Share This:

INTRODUCTION

I hear a lot of concerns from network admins within large enterprises that network automation tools are good, but “my organization is risk averse, so we would not use network automation tools for making any configuration change to the core device and you can forget about OS image upgrades using such a tool.”  Also, we often hear a level of comfort or familiarity with in-house scripting.

Despite the benefits of network automation – greater productivity, quality, agility, job satisfaction, and more – network admins are reluctant to take the next step forward. Too often, the problem is not with the tool, but with the mindset and/or culture.  Change is hard.  So how to make that leap of faith?  Maybe it is to lower the stakes and take small wins.

BeginNetworkAutomationJourney.jpg

 

SETTING YOURSELF UP TO SUCCEED

We can embrace a culture of automation by taking baby steps.  Instead of trying to “eat the elephant in one sitting,” we can keep the end goal in mind and start small, focusing on simple use cases so that we begin our network automation journey with a winning record and build momentum.

 

  1. Backup.  Configuration of the network device is critical, and so it is important to capture the running configuration, saving it with a reliable automation tool instead of some SAN storage. Use network automation tools to regularly backup the configuration of the device.
  2. Troubleshooting.  You can use a network automation solution to fetch routing tables or simply ping devices, where you are not making any changes to the device whatsoever.  The should can help to accelerate problem resolution and minimize downtime.
  3. Make incremental changes to non-core devices.  Start using the tool for making frequent small changes to the devices such as enabling syslog.
  4. Begin creating config policies.  Start using policies to make sure device configurations are always in order.  Any deviation from the golden config should send you an alert notification, and as your comfort level increases, perhaps the policy can self-heal the devices by itself.
  5. Schedule jobs at daytime.  Schedule jobs using tools during your regular working hours, so that if something goes wrong you would be able to fix it. Once you trust that the tool is capable of executing the desired operations, you can schedule the operations during off-hours.  Again, place small bets, minimize risk, iterate, and learn.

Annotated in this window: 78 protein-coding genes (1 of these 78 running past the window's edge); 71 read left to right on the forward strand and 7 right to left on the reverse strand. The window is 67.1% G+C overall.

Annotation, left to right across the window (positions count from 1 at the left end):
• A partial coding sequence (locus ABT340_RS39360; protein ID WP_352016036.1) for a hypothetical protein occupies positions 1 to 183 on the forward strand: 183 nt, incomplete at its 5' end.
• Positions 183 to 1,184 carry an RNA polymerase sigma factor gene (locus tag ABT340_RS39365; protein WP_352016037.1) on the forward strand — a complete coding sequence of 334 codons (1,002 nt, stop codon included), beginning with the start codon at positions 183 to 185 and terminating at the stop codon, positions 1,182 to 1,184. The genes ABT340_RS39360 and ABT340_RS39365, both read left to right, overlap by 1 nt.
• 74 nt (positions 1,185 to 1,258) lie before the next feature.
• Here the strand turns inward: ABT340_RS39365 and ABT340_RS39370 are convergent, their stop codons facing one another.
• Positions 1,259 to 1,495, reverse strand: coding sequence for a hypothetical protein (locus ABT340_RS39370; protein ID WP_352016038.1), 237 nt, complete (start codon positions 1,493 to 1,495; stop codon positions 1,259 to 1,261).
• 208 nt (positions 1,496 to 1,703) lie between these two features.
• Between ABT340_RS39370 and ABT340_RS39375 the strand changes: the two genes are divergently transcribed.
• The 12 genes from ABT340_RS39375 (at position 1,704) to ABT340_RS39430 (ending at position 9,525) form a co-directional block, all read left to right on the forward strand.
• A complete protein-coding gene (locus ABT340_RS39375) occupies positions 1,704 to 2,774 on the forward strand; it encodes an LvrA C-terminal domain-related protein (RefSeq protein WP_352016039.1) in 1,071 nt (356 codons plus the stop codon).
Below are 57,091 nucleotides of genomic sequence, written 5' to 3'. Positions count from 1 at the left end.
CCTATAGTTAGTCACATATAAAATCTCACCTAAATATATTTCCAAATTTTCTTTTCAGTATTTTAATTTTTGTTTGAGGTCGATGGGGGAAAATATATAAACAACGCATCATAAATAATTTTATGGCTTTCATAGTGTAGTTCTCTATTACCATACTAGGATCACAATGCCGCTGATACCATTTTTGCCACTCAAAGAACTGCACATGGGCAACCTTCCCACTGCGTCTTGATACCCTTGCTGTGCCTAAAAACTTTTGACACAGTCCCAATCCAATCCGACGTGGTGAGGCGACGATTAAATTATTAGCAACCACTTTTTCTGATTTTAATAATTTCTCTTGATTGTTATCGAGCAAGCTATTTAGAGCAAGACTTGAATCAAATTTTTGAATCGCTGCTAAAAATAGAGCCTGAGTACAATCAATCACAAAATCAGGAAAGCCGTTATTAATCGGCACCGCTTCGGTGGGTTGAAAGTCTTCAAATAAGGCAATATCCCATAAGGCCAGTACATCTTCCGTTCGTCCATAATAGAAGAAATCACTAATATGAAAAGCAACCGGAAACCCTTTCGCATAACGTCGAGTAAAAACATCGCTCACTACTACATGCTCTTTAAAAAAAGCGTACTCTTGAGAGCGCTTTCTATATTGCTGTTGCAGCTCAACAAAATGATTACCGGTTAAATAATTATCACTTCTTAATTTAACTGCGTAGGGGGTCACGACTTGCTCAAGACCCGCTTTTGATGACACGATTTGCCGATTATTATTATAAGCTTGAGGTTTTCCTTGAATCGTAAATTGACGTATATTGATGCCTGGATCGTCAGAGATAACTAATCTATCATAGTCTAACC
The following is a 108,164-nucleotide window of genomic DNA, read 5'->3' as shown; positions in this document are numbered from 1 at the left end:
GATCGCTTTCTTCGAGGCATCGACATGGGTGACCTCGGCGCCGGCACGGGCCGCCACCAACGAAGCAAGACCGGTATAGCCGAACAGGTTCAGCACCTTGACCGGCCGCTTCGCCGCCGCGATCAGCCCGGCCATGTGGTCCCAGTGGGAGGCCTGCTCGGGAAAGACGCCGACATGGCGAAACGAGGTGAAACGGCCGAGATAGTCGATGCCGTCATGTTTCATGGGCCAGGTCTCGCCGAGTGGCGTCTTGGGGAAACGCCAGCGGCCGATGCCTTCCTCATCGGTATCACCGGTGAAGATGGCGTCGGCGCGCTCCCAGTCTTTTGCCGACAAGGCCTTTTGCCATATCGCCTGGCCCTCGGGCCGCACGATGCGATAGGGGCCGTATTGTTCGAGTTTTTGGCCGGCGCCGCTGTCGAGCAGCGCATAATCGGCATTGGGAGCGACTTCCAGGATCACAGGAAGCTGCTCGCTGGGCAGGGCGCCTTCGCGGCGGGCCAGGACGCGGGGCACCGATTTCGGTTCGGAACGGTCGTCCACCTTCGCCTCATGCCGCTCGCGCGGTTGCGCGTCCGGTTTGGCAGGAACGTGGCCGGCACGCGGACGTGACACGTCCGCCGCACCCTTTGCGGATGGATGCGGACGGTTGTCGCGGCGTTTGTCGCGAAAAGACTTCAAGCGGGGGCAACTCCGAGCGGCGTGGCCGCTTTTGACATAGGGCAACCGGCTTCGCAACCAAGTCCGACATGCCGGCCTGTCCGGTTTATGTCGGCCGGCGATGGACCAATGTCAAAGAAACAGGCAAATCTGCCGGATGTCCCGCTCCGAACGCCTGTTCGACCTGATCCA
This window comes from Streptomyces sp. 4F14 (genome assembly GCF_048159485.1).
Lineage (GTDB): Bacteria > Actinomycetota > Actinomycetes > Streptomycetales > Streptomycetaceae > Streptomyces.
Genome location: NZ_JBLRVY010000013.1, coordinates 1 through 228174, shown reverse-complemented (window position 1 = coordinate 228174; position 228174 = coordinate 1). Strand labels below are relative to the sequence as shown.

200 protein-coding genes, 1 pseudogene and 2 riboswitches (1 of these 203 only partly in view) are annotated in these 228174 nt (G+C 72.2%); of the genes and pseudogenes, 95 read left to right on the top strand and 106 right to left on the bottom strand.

6. Make changes to series of devices at once.  There might be simple commands which you need to execute across a span of hundreds of devices.  Nobody would enjoy triggering these commands manually; automation tools can accomplish this task quite well.  Even if the operation fails on 10 devices, you still saved a lot of time and boredom for remaining devices, and the network engineer can focus on higher value troubleshooting instead of repetitive, tedious ditch digging.
  7. Generate reports for stakeholders.  Creating reports can be killing your staff’s limited time.  Removing duplicate data and formatting is simply a waste of time for network admins.  If this job of creating recurring reports can be delegated to a network automation solution, the results are more consistent and efficient, so that you get accurate data in real time.  Your internal customers/stakeholders will be happier, and your staff will thank you by not polishing their resume.

 

These small actions are going to save tremendous amount of time for Level one engineers and can be used productively for innovation and optimized network management.  As we become increasingly comfortable with the network automation solution, we can apply a similar incremental methodology to begin using it for advanced options such as upgrading OS images, compliance and vulnerability management.  Most importantly, the idea is to start somewhere, start now, and increase efficiency and agility for your organization.

 

To know more about advanced Network Automation, download the Network Automation Maturity Model whitepaper.